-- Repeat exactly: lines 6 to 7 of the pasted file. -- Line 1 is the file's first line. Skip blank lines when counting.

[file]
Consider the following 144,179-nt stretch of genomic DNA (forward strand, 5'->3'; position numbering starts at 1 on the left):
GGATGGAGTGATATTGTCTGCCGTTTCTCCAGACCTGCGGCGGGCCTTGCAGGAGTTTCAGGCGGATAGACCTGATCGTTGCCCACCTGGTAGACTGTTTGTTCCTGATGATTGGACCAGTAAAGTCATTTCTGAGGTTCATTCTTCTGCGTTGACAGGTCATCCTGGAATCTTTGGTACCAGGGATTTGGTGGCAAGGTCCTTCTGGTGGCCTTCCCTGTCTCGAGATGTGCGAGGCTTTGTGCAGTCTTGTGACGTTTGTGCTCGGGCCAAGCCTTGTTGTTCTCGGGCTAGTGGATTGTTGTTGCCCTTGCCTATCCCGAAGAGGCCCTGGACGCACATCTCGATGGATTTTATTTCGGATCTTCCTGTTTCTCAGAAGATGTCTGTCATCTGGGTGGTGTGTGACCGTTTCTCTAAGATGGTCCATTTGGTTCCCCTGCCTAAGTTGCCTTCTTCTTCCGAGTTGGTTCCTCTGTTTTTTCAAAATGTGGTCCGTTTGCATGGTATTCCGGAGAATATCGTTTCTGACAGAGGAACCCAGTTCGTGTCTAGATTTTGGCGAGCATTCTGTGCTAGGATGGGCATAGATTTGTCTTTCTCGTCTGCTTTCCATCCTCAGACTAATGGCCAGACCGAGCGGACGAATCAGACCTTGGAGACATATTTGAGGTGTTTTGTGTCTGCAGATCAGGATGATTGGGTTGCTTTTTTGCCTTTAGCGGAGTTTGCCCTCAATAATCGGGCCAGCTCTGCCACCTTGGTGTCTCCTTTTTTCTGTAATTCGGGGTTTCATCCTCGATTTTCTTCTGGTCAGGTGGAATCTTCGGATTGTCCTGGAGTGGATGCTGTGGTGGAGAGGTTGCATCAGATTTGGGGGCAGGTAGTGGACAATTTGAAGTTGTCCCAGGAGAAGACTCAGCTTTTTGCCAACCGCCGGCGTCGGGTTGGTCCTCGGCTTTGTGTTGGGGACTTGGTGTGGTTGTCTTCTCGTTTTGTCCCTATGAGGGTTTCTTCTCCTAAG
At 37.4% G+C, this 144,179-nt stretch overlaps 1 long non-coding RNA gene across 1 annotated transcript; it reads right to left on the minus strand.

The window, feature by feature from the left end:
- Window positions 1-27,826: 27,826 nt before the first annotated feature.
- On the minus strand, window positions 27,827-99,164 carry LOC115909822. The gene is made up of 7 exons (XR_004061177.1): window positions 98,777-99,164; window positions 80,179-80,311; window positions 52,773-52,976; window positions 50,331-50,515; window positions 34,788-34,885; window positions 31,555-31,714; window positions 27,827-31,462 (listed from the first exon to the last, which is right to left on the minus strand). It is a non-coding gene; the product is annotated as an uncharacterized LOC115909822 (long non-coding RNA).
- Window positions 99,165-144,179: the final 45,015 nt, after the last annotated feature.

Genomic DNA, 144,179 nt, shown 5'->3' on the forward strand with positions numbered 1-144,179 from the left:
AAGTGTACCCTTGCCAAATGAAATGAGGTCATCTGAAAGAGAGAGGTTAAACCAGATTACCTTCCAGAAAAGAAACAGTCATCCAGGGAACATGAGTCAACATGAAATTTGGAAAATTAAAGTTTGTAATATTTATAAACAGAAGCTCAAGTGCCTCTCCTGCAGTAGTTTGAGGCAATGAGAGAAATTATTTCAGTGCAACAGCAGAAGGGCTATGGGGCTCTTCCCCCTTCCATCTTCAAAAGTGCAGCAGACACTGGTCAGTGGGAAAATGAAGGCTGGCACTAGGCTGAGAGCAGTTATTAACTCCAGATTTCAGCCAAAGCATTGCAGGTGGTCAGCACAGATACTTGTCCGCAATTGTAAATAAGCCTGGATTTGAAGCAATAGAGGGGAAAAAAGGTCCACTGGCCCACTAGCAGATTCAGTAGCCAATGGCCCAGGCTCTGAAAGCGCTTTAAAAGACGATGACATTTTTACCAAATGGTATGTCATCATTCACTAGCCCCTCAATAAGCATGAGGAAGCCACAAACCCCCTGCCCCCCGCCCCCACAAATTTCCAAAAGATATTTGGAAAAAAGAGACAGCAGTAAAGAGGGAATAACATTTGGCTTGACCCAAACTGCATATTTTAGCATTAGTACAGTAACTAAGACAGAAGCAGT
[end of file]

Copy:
- On the minus strand, window positions 27,827-99,164 carry LOC115909822. The gene is made up of 7 exons (XR_004061177.1): window positions 98,777-99,164; window positions 80,179-80,311; window positions 52,773-52,976; window positions 50,331-50,515; window positions 34,788-34,885; window positions 31,555-31,714; window positions 27,827-31,462 (listed from the first exon to the last, which is right to left on the minus strand). It is a non-coding gene; the product is annotated as an uncharacterized LOC115909822 (long non-coding RNA).
- Window positions 99,165-144,179: the final 45,015 nt, after the last annotated feature.